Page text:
Chicago Cubs Organizational Breakdown, Pt 10 – Shortstops Prepping to Play King of the Mountain

Every time it snows, I am reminded of the old game, King of the Mountain. That image of a group of kids engaging in a mostly-friendly competition to see who will be on top of the snow pile is how I view what the Cubs will have going on the next few years when it comes to shortstops in their system. They’ve got a bunch right now, but there can be only one at the top.

After everyone celebrated (or lamented) how the Cubs had a treasure trove of shortstops seven summers ago, only Javier Báez stuck with the team in the long run. I have a sneaking suspicion that this current group will have more staying power for one reason or another. The problem is there can only be one guy playing the position at a time.

Last year’s SS breakdown

Even though they lost Nico Hoerner and Zack Short from last year‘s shortstop list, there’s still plenty of elite talent to go around. Over the past three summers, the Cubs have gone all-out to acquire as many young athletes at the position as possible. That kind of depth bodes well because many of those players probably will take their strong tools to another position and/or they could be traded to acquire other players at positions of need.

When MLB Pipeline’s top Cubs prospect list comes out either in February or March, you could find as many as six or more shortstops on the list. Ed Howard, Cristian Hernandez, Reggie Preciado, Yeison Santana, Louis Verdugo, and Kevin Made stand a good chance of being named. Who knows, maybe even Andy Weber gets some love to make it a lucky seven.

Javy is of course the current King of the Mountain and what the Cubs do about his impending free agency is going to tell a lot about who’s going to be the king for years to come. If the Cubs extend Báez, he could continue to be the man for the next several years. That would provide continuity while giving the organization’s young prospects plenty of time to develop.

The issue is that several of these players may not need that much time.

There’s still a lot of uncertainty as to which prospect is going to come out on top, but there’s a reason they always say development isn’t linear. While I have set up the competition analogy, these youngsters don’t all have to stick at shortstop. In fact, it would be better if they didn’t. Based on how they develop over the next few seasons, some of them can slide over to adjacent infield spots or maybe even the outfield.

Several factors will determine who ends up sticking at shortstop and who moves to a different position.

  1. Physical Maturity

We’re talking about several players who are still in their teens and who have yet to take part in professional training programs. Natural physical development will play a huge role in each player’s future. Both Hernandez and Made are 6-foot-2 with broad shoulders and I would not be surprised to see either of them slide over to third if they continue to grow and add muscle as most 17- and 18-year-old kids do.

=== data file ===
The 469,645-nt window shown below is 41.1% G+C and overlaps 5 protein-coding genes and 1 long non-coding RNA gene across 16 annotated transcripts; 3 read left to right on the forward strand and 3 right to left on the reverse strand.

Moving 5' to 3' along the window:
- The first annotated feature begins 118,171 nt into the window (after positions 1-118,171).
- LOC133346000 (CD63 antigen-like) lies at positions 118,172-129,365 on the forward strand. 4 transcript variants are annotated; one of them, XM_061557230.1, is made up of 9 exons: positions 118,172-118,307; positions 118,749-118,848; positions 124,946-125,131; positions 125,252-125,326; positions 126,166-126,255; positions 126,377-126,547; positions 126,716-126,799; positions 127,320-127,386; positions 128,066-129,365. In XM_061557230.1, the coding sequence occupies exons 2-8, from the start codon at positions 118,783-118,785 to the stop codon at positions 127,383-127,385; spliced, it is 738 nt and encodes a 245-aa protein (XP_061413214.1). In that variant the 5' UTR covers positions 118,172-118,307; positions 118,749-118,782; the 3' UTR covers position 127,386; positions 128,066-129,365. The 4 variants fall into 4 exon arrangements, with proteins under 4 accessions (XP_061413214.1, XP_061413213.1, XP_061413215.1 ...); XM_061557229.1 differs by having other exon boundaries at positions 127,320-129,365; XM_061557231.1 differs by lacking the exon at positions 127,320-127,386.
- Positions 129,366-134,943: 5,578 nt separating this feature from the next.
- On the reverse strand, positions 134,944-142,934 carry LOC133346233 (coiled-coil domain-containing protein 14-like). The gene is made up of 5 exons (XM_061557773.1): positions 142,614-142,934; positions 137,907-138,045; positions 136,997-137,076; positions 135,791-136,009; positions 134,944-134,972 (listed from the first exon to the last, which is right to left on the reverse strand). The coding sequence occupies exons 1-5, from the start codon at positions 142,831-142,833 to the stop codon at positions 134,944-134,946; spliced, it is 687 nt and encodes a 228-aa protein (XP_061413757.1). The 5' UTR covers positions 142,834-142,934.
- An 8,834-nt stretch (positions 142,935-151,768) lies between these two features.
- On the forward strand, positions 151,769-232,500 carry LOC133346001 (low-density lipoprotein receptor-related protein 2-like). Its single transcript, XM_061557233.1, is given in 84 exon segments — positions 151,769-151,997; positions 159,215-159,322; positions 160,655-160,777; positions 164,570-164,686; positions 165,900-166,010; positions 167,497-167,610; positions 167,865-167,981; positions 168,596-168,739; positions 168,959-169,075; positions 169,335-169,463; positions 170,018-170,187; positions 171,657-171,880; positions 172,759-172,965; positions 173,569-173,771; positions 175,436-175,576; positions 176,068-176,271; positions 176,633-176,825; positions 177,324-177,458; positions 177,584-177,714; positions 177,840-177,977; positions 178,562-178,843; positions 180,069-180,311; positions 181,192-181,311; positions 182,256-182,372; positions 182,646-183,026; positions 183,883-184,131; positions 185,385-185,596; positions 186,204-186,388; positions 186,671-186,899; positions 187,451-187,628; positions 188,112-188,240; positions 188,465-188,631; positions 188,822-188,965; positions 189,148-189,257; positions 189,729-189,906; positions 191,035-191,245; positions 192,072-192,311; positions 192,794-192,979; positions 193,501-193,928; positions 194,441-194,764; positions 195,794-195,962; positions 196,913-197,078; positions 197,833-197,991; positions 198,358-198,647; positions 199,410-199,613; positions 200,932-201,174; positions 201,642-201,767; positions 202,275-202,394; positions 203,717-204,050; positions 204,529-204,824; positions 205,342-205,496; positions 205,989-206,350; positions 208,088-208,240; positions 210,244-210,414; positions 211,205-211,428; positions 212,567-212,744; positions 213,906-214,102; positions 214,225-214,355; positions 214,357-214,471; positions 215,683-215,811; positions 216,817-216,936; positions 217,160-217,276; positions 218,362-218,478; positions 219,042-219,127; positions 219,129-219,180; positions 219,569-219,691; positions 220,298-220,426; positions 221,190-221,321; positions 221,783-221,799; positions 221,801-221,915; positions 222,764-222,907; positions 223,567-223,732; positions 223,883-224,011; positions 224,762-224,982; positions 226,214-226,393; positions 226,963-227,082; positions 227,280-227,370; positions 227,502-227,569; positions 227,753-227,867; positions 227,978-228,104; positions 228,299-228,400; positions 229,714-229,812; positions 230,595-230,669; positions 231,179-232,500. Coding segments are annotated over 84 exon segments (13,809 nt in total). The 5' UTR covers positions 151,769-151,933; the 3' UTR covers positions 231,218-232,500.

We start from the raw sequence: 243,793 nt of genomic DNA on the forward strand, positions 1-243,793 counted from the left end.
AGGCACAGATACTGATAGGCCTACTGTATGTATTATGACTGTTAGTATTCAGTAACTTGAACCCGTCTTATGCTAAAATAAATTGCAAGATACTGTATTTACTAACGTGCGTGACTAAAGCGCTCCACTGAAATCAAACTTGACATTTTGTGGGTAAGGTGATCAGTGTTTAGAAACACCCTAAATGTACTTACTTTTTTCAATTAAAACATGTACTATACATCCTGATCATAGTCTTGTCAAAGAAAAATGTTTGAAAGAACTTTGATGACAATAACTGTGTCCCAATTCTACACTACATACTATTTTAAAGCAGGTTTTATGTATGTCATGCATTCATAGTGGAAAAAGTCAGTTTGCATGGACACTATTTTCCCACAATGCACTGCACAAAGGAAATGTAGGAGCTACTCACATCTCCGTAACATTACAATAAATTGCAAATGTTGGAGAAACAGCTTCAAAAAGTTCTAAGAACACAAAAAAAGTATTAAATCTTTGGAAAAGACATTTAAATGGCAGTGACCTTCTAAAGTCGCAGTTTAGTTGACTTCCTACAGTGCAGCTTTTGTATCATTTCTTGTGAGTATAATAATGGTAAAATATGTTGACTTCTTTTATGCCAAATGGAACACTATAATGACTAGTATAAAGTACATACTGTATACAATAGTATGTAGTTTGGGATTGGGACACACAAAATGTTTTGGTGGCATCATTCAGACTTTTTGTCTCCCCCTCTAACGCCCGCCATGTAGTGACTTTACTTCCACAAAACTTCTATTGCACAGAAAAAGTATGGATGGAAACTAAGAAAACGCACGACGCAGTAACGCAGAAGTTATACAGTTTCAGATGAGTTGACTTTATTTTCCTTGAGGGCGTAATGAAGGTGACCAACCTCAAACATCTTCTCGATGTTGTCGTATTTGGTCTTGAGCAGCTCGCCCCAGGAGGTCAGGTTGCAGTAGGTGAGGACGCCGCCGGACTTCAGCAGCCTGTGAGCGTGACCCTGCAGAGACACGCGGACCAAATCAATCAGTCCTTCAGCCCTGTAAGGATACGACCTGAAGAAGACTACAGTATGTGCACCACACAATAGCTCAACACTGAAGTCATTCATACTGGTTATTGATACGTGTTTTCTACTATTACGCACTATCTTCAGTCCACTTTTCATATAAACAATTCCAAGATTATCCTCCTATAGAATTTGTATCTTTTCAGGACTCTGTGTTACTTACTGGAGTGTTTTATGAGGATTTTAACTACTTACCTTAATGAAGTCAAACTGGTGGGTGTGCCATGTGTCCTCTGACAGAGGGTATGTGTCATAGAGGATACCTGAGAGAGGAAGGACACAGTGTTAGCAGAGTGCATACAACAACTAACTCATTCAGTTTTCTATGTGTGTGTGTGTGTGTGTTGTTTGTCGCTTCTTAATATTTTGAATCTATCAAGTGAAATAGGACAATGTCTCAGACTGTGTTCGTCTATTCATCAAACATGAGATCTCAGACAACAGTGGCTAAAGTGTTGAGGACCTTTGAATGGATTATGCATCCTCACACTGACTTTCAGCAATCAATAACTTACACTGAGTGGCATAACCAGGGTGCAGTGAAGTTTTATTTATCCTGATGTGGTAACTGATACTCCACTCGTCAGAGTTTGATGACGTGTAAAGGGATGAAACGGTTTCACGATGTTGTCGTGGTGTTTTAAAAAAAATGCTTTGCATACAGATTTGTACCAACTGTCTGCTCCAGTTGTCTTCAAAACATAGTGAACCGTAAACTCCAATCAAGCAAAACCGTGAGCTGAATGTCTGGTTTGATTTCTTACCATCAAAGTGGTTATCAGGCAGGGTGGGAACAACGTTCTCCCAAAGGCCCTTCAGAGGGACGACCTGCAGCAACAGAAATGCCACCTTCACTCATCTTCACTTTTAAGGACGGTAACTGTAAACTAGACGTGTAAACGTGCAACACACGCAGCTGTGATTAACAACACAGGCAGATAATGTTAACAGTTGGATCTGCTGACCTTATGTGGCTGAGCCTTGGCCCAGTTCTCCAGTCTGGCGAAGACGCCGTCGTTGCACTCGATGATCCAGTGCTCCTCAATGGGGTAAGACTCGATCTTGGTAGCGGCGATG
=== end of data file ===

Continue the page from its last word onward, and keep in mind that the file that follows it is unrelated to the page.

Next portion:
When the Cubs acquired Preciado from the Padres, it was said that he was still growing was probably closer to 6-foot-5 at this point. You don’t see too many shortstops who are that big. Between his youth (18) and his ability to switch-hit, he may not even make it to the middle of the diamond next year due to a move to third.

  1. Baseball IQ

Making the right plays at the right time is an essential part of baseball and, while that skill can improve with experience, the best shortstops seem to have an innate feel for it. Howard is said to have exceptional acumen for the game.

From what I’ve seen since 2018, Weber has one of the best minds for the game in the Cubs’ system. He’s already switched from second base to shortstop and he could switch back, but he knows what to do on every single play as a defender. At the plate, his control of the strike zone is on par with Mark Zagunis and Jorge Soler, two of the best prospects who knew what a strike was and wasn’t. Weber should be at Double-A to start 2021.

  1. Pure Athleticism

What’s going to allow some of these players to move elsewhere on the diamond is the same thing that has kept them at short so far: They have been the best athletes on their respective teams. Whether it’s quick hands, speed, great instincts with solid decision-making, or incredible reaction time, they were the players their coaches wanted to have at a premium position.

As some of them begin the shift to other spots, we’ll see changes in next year’s position rankings (see below for more). Keep in mind that some of those decisions could also be based on how one or more of the current shortstops excel at a given level. Having two or three of them on the same team means moving around as a function of necessity. 

The 2021 season is going to be all about making up for lost time and finding out who has developed the most since the end of 2019. Performances and assessments may change from month-to-month as players adapt to new environments and make adjustments. Who is hot in May is not necessarily going to be who is hot in July or August.

As such, it could be a wild path up to the top of the mountain.

Probable SS Assignments

IowaAbiatal Avelino

Tennessee – Weber, Aramis Ademan

South Bend – Verdugo, Luis VasquezScott McKeon

Myrtle Beach – Howard, Santana, and Preciado

Mesa –  Hernandez, Made, Rafael Morel

Check out our other organizational breakdowns

Third base
Second base
First base
Right-handed relievers 
Left-handed relievers
Left-handed starting pitchers
Right-handed starting pitchers

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